Sports cars are great – totally impractical, but super fun cars to drive. The 370z is one of those cars and it does not take much to bring out the little school boy in the most mature adults.
The 370z is powered by a 3.7 V6, which is mid-mounted and powers the rear wheels with 245kw and 363nm. Power is controlled by a super slick 7 speed automatic with vicious limited slip diff and paddle shifters behind the wheels. The shifts are super smooth in automatic and will be a little harsher in sport or manual mode.
The power is put to the ground via some beautiful 19 inch Rays forged alloy wheels and, for those of you who aren’t familiar with Rays, they are a wheel company who supply wheels to most of the Japanese drift and track cars in the land of the rising sun. Just look at those wheels, they are friggen gorgeous! The rims are wrapped in sticky Bridgestone RE50A tires in a 275/19 in the rear and 245/19 in the fronts. The grip these guys give the car is just phenomenal. The suspension, strangely enough, is not as hard as I originally anticipated; with a reasonably soft but progressive-feeling setup, as soon as you start to push the cars in the corners. For a roadster, I was pleasantly surprised.
The interior is, well, full of function. A big rev counter with speedo on the right and a digital info centre slightly to the left. Most of the info there is available also on the great intuitive navigation system the car is available with. It supports USB and Ipod connections, along with Bluetooth for your phone. It also has a hard disk that will record music to it for playback at a later stage. The BOSE system with 8 speakers is pretty clear and features two little subwoofers to bring out the low end a little bit more. The volume is also impressive and will play relatively crystal clear quality until max volume is reached.
The leather seats are also heated and electrically adjustable for driver and passenger and offer decent lateral support . They are comfortable considering that they are of a sporty nature.
Let’s be honest; nobody drives a roadster with the top up all the time. Thankfully, we had some sunny days to put the car, and the topless nature of the roof, through its paces and getting the roof down is a breeze at only 20 seconds. It’s a rather complicated looking contraption, but I assure you the roof folds away well and in no time at all. Highway speeds with the roof down is still pretty good in the car with regards to wind and noise.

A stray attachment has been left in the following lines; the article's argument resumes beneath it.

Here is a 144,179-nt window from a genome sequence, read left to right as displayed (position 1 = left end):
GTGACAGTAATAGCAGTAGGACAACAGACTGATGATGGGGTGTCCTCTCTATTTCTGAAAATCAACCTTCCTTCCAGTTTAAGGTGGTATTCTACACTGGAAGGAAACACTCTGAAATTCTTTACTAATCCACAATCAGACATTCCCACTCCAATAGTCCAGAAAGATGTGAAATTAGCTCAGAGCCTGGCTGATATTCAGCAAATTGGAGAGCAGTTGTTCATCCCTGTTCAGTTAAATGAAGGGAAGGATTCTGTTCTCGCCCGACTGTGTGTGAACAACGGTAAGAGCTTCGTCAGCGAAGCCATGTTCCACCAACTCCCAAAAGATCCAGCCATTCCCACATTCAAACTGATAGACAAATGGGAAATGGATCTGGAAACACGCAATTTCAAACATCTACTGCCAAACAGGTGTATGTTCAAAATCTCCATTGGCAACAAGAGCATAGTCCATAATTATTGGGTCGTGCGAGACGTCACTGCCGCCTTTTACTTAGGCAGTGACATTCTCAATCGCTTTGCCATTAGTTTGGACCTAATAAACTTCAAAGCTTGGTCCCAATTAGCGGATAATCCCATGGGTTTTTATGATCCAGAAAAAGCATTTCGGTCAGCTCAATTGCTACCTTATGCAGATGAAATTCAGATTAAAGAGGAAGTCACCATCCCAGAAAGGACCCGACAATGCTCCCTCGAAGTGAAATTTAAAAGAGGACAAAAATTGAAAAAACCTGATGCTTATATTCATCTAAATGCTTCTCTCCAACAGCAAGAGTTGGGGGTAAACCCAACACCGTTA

The brakes are some of the more responsive brakes I’ve used and work exceptionally on the street. I’m sure it would take a real couple of laps on the track to see them fading, but I can tell you at sizes of 355x32mm in the front and 350×20 in the rear, they bring the car to stopping speeds in extremely good times.
Acceleration is also pretty good considering the size and weight of the 370z. 0-100kph is claimed at 5.8seconds for our automatic and 5.5seconds for the manual. The great thing about the new 370z is what Nissan likes to call Syncro rev. This is basically an Rpm matching system to make sure you are at optimum Rpm, when down-shifting. It basically blips the throttle and sounds amazing! Fuel consumption really shocked me with an ultra-low reading of 8.5l/100km on the open road and a 10.5l/100km in town. This proves that sports cars with muscle can actually be fuel efficient too.
The 370z also features 6 airbags and 3-Point ERL seatbelts with per-tensioners & load limiters. There is also an area for steering wheel collaption, pedestrian popping hood and an energy-absorbing steering column, all standard on the car.
There are only very few cars competing with the 370z roadster and honestly it’s such a brilliant car which can travel to work and back in the week or be doing a couple of hot laps around the track. Personally I would just like to park it and look at it all day.
The 370z roadster retails at R 621 900 (as tested) and includes a 3 year 100 000km warranty and a 3 year 90 000km service plan. Services are listed at every 15 000km and for more info, check out www.nissan.co.za